Throughout their time in Rwanda, the Belgians continued the practice of indirect rule through the Tutsi. With several thousand administrators, technicians and private citizens in the county, however the Belgians played a far more direct role in day to day management of the colony’s affairs than the Germans before them. Still, they maintained the façade of the Tutsi monarchy. In return for this charade, they blatantly favored the Tutsi through preferences in commerce and education. Eventually, however the Belgians also provided an outlet for Hutu grievances. Beginning in the 1950s, Hutu leaders from Southern and central Rwanda began circulating tracts critical of the preferential treatment of Tutsi with regard to educational and work opportunities. Mean while, outside of Rwanda, ant colonial sentiment was building on the twin pillars of Gandhi’s non violent victory over the British in India and the military victory of the Vietnamese over the French. As the decade unfurled, demands for better treatment of Hutu increasingly merged with manifestos calling for independence. The logic of the former and the inevitability of the latter resonated with portions of the Belgians public. Socialists and Catholics eventually formed a surprising alliance in favor of transferring power to the Hutu majority independence which they imagined to be a distant and therefore manageable reality.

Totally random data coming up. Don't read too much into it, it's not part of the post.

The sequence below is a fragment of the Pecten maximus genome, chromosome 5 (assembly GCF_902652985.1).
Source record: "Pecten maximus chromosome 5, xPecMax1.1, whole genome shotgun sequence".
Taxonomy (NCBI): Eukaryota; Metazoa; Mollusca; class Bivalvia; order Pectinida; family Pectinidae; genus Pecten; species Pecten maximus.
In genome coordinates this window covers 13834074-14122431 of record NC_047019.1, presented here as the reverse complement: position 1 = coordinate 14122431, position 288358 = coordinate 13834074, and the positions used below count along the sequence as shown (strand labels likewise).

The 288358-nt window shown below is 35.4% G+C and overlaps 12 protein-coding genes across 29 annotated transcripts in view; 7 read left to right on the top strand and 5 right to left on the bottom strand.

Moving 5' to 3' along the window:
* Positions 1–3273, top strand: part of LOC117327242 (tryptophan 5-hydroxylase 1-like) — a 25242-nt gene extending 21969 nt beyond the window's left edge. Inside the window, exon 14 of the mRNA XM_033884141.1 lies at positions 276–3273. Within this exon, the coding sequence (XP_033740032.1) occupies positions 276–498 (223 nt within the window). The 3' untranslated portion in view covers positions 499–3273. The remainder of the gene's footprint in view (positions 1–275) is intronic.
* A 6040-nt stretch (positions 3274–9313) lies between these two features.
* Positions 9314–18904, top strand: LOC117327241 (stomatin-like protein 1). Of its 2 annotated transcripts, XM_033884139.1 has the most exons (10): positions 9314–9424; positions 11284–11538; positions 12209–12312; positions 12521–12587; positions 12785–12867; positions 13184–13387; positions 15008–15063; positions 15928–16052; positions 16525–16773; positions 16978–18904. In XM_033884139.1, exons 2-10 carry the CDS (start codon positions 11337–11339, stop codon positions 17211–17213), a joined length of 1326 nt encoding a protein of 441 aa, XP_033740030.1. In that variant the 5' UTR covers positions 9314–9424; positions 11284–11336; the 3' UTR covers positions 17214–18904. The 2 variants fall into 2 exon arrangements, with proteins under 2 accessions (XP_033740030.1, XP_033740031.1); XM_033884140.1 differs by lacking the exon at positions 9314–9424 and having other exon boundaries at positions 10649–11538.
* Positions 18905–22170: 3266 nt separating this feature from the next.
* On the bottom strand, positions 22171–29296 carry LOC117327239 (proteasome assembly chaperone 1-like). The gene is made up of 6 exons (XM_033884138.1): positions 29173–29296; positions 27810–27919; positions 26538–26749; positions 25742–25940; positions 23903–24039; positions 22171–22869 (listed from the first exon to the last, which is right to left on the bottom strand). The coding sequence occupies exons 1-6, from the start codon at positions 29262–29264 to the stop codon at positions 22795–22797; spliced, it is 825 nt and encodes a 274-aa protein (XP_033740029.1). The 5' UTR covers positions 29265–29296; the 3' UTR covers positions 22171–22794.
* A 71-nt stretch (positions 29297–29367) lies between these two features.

JEAN PAUL HARROY spoke with great animation. A short round man in his eighties, he repeatedly poked his stubby fingers into the air as he recounted his singular role in Rwandan history. First warden of the Virunga sector of the Albert Park. Author of Rwanda terre qui pleurt (Rwanda: The land the weeps) a heartfelt if prematurely dramatic account of the country’s losing battle with resource degradation. Last governor general of Rwanda Urundi; after independence he would be named secretary general of the International Union for the Conservation of Nature in 1980, however he was professor emeritus at the free university of Brussels where he met with bill in his apartment.
During his tenure as governor general, Harroy was told to promote a revolution to allow the Hutu to overthrow the Tutsi. To complicate matters this was to happen only in Rwanda, a despite a comparable Hutu majority in neighboring Burundi in his own recounting, Harroy discreetly passed this information on to key Hutu leaders, mostly from Southern Rwanda who then seemed paralyzed by the opportunity. They had become adept at writing political manifestos, but after centuries of Tutsi subjugation they were apparently unprepared for decisive action. The Northern Hutu had no such problems. Hearing that the Belgians would not aid their Tutsi clients, they sharpened their machetes and spears, poured out of their mountain settlements in Ruhengeri and Gisenyi and began killing. Tens of thousands of Tutsi died in the brief but bloody uprising of 1959.Hundreds of thousands fled into neighboring Burundi,Uganda and Congo as the Hutu consolidated their control over Rwanda. A tutsi counter attack a few years later was brutally crushed by Hutu soldiers, now armed by the Belgians and under the direction of a young major named Juvenal Habyarimana Jean Paul Harroy smiled as he remembered Hayarimana as unassuming but right young man who left seminary school for better opportunities in the military. He would take advantage of these opportunities to play a leading role in the fight for independence and eventually became president of Rwanda.